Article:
Looking forward to 2017: Consumer sector

Prepayment practices to come under focus

Jover Chew was jailed last year for cheating.
Jover Chew was jailed last year for cheating.PHOTO: THE NEW PAPER

When a video of a Vietnamese tourist kneeling and begging a shop assistant for his money went viral in 2014, many people questioned how such a blatant cheating case could happen here.

The tourist had been told to pay an additional $1,500 for the warranty of a $950 iPhone 6 that he had already paid for, or risk losing both the phone and $950.

More than two years on, stronger consumer protection laws are in place to prevent the Jover Chew saga from repeating. Chew, the owner of the mobile phone shop, was jailed last year for cheating.

Changes to the Consumer Protection (Fair Trading) Act, which gives government agency Spring Singapore wide-ranging powers to investigate and take enforcement action against errant retailers, will kick in by next year.

Despite this development, the debate over how far the law can and should protect consumers is expected to continue next year.

  • 2016: Notable events

  • California Fitness shuts

    After nearly 20 years in Singapore, California Fitness closed all outlets suddenly in July, a week after 12 of its gyms in Hong Kong shut due to debt.

    A liquidation report revealed that owner JV Fitness was $21.7 million in the red in January last year. Some 27,000 members are owed $20.8 million in unused gym access and unredeemed training sessions. This makes up most of the $30.8 million which the chain's owner is liable for.

  • Great Singapore Sale

    This year, the Great Singapore Sale was extended from eight weeks to 10 weeks and had a new official card, one by Chinese payment firm UnionPay International.

    But the attempt to draw Chinese tourists to spend did not quite take off, as retail sales in June, July and August - when the sale was held - fell year on year.

    The Singapore Retailers Association said it will discuss the direction of the event with the Singapore Tourism Board.

    Melissa Lin

While the new law ensures that errant retailers will no longer be able to secretly close and reopen their shops under a different name to escape detection, another key issue remains: Businesses which collect prepayment and then close down suddenly without fulfilling their contracts can get, and have got, away scot-free.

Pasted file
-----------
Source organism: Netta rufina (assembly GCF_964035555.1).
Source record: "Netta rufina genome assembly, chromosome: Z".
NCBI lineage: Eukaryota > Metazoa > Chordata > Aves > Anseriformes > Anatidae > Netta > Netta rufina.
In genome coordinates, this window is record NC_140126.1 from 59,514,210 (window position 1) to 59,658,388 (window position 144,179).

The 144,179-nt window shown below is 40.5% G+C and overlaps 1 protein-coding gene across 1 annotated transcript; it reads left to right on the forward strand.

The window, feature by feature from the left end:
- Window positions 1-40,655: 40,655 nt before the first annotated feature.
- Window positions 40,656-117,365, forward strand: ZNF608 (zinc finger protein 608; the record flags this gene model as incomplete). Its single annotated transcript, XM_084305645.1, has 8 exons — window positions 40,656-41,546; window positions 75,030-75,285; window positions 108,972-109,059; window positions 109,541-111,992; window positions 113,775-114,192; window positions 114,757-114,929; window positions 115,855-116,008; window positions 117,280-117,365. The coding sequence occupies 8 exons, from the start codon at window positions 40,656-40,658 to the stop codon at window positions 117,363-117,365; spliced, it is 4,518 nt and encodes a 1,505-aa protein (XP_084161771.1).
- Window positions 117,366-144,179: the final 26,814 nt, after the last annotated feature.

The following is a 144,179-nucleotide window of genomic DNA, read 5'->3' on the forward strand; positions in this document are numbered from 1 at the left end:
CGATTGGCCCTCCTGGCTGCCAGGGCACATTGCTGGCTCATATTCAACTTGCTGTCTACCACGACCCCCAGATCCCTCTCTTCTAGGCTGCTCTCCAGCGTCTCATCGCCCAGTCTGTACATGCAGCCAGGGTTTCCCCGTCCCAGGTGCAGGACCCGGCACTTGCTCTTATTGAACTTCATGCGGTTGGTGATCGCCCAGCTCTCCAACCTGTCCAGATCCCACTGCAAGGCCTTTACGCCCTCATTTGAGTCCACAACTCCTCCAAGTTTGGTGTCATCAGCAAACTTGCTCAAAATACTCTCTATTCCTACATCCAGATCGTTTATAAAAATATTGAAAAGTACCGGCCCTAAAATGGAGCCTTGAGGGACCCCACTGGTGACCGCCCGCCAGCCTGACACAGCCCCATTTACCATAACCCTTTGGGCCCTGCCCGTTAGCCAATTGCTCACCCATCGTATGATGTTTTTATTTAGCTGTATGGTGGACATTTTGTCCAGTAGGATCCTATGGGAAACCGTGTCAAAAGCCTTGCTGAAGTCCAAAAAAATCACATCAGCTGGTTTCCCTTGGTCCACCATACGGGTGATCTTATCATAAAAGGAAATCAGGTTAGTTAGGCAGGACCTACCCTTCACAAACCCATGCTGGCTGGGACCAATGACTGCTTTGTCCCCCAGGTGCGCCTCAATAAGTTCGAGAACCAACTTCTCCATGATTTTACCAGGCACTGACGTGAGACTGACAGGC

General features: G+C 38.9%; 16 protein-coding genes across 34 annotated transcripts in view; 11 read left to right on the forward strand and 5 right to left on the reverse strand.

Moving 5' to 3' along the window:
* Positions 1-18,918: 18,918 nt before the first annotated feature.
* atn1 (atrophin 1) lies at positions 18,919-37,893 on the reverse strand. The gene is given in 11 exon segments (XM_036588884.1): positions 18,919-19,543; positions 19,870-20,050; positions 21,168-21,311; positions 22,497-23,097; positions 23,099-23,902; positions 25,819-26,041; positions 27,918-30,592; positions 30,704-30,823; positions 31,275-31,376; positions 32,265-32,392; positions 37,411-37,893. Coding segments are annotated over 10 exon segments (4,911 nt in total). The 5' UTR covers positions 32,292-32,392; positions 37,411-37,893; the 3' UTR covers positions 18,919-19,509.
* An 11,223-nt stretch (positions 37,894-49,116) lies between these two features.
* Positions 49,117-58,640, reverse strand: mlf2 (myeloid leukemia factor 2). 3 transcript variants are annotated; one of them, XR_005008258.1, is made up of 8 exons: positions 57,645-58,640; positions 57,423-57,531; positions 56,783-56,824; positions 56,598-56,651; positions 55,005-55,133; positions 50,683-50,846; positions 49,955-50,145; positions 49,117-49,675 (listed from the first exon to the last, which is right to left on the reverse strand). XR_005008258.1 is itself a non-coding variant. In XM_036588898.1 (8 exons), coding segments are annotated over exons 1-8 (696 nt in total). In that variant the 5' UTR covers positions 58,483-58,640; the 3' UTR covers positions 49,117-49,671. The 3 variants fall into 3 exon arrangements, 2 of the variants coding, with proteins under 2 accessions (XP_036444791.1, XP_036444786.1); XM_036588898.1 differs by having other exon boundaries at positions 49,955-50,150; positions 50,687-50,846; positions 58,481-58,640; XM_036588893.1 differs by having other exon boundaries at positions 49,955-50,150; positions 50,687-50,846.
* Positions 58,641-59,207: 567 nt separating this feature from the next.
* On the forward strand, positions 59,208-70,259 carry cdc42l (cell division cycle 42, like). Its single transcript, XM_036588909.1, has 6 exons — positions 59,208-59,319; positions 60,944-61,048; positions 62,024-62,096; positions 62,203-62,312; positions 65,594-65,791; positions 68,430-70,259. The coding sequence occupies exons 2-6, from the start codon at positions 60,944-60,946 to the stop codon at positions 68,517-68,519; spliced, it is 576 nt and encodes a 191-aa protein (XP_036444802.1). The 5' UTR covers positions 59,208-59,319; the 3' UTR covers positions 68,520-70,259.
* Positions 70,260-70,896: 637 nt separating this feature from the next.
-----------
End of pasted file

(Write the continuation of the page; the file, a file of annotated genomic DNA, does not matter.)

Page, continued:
Under the Companies Act, the shareholders of private limited firms - which most prepayment businesses are - have limited liability and cannot be sued directly for company debts.

The practice of collecting prepayments, which often leads to discounts for consumers, is common across businesses such as travel agencies, beauty parlours, fitness chains and hair salons. The problem is with ailing businesses that continue to collect payments in advance up to the point they shut, often without warning.

The high-profile closure of gym chain California Fitness in July illustrated the dangers, as did the closure of smaller businesses, such as Sky Travel & Tours. The Consumers Association of Singapore (Case) has flagged this as a gap in consumer protection laws.

"We strongly urge the authorities to look into this industry practice of paying for goods or services, sometimes several months before the good is delivered or the service is rendered," said Case executive director Seah Seng Choon.

"We have seen an increase in the number of companies collecting prepayment and closing down abruptly in recent years, and it is clear that there is a problem that needs to be addressed."

It has been pushing for the law to be amended to make it unlawful for firms to collect prepayments without offering consumers some protection in return. The Ministry of Trade and Industry has said that mandating requirements across the board "could impose onerous compliance and administrative costs, which may be passed on to consumers".

So, consumers should take measures to protect themselves.

Case will focus on educating consumers on how to protect themselves against the loss of their prepayment next year, said Mr Seah.

"This could include opting for a 'pay as you use' payment option or patronising businesses that purchase insurance or have escrow arrangements to protect their prepayments," he said. Case will look at extending prepayment protection schemes in other areas too.

Consumers can also sign up for talks by Case. It will hold at least 10 talks a year over the next three years to educate consumers on their rights.

A version of this article appeared in the print edition of The Straits Times on December 30, 2016, with the headline 'Prepayment practices to come under focus'. Print Edition | Subscribe